Action Alert:

CD5 Candidates Call for Military Budget Cuts

5 Democratic Candidates for Mass. Congressional District 5

rsz_carolAt the CD5 debate in Framingham last night I noticed a shift in the conversation: candidates were talking openly about cuts to the military.   

The Chairman of the Democratic Party, John Walsh, was the moderator and said he received most of his questions from the local Town Committees who sponsored the debate.

One particular set of questions drew out candidates views on foreign policy.  The first was, “What experience do you have outside of the US and how will you get up to speed on foreign policy?” Several candidates told about their experiences overseas.

Then he  asked a hypothetical question:  What if upon arriving in Congress, John Boehner gave you $50 billion dollars to spend on anything you wanted?  Each candidate volunteered what they would spend it on. Many said education, one mentioned environmental work and another job creation.  Then came the trick question which forced the candidates to show their spending priorities.   Mr. Walsh said,  “Oh there was a P.S. I didn’t read earlier:  Mr. Boehner wants, in exchange for his $50 billion dollar gift, a cut of $250 billion dollars.  What would you cut?  What would you cut from non-security discretionary budget?”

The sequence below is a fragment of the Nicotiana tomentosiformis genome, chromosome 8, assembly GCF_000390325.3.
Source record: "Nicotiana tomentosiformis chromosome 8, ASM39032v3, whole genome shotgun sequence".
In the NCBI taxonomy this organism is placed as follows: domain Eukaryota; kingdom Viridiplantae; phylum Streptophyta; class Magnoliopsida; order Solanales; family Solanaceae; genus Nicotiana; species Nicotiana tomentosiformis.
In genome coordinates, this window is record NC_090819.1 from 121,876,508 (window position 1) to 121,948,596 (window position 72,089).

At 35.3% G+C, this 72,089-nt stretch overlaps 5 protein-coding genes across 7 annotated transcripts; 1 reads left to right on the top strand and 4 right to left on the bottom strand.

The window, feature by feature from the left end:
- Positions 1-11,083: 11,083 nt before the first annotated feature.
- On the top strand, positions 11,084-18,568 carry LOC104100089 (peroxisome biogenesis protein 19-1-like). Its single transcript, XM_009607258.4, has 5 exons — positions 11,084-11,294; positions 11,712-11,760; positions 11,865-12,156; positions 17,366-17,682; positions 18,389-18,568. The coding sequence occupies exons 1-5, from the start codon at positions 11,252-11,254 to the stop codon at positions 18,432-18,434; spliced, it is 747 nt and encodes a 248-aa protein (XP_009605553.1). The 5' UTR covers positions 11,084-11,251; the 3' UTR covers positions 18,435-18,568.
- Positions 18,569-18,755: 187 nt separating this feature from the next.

Most candidates said they would cut nothing from the non-security discretionary budget.  The comments that stood out in my mind were these:  Koutoujian said that the military could certainly be cut and without missing a breath he mentioned one of the most expensive weapons in history that doesn’t really work that well: the  F-35   Clark said she couldn’t believe Ryan was calling for draconian cuts to services needy children, while at the same time asking for $200 billion for new nuclear weapons.  Earlier she said she thought we should use more diplomacy and only use military intervention as a last resort and only if our country is attacked.  And Sciortino, without mentioning a specific program, said he knew the military budget was overblown and could be cut and that is where he’d begin.

This post reflects only a small portion of the debate and is not intended to be  comprehensive.  It was just good to hear the candidates for the Fifth Congressional District speaking about this formerly taboo topic and these particular comments stood out in my mind.  Keep up the good work 25% folks.